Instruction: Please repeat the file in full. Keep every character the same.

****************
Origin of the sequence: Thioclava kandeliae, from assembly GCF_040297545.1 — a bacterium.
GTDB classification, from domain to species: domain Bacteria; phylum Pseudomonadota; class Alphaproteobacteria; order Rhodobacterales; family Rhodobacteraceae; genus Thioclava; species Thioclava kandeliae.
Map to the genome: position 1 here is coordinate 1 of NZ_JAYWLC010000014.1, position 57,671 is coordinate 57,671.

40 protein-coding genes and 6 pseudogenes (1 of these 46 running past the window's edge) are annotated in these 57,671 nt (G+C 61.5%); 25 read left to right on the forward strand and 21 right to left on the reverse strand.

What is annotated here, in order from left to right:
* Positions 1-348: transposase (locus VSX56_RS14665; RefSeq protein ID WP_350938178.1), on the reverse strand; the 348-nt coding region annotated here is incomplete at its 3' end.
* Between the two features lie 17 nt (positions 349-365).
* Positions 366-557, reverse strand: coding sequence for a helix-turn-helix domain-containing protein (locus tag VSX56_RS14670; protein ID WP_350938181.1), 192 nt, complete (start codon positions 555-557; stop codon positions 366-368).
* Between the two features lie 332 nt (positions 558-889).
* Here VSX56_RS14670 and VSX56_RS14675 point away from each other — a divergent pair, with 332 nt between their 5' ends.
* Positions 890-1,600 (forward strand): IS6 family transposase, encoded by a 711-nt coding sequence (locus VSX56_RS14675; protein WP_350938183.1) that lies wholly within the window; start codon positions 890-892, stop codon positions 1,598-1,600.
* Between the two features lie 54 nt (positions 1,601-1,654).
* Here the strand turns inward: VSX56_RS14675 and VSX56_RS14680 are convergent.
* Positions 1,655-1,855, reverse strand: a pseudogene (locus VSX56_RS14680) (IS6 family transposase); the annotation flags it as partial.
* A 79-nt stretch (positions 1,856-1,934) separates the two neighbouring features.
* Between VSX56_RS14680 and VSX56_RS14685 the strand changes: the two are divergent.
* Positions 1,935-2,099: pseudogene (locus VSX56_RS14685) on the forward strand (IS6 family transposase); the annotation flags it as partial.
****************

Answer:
Origin of the sequence: Thioclava kandeliae, from assembly GCF_040297545.1 — a bacterium.
GTDB classification, from domain to species: domain Bacteria; phylum Pseudomonadota; class Alphaproteobacteria; order Rhodobacterales; family Rhodobacteraceae; genus Thioclava; species Thioclava kandeliae.
Map to the genome: position 1 here is coordinate 1 of NZ_JAYWLC010000014.1, position 57,671 is coordinate 57,671.

40 protein-coding genes and 6 pseudogenes (1 of these 46 running past the window's edge) are annotated in these 57,671 nt (G+C 61.5%); 25 read left to right on the forward strand and 21 right to left on the reverse strand.

What is annotated here, in order from left to right:
* Positions 1-348: transposase (locus VSX56_RS14665; RefSeq protein ID WP_350938178.1), on the reverse strand; the 348-nt coding region annotated here is incomplete at its 3' end.
* Between the two features lie 17 nt (positions 349-365).
* Positions 366-557, reverse strand: coding sequence for a helix-turn-helix domain-containing protein (locus tag VSX56_RS14670; protein ID WP_350938181.1), 192 nt, complete (start codon positions 555-557; stop codon positions 366-368).
* Between the two features lie 332 nt (positions 558-889).
* Here VSX56_RS14670 and VSX56_RS14675 point away from each other — a divergent pair, with 332 nt between their 5' ends.
* Positions 890-1,600 (forward strand): IS6 family transposase, encoded by a 711-nt coding sequence (locus VSX56_RS14675; protein WP_350938183.1) that lies wholly within the window; start codon positions 890-892, stop codon positions 1,598-1,600.
* Between the two features lie 54 nt (positions 1,601-1,654).
* Here the strand turns inward: VSX56_RS14675 and VSX56_RS14680 are convergent.
* Positions 1,655-1,855, reverse strand: a pseudogene (locus VSX56_RS14680) (IS6 family transposase); the annotation flags it as partial.
* A 79-nt stretch (positions 1,856-1,934) separates the two neighbouring features.
* Between VSX56_RS14680 and VSX56_RS14685 the strand changes: the two are divergent.
* Positions 1,935-2,099: pseudogene (locus VSX56_RS14685) on the forward strand (IS6 family transposase); the annotation flags it as partial.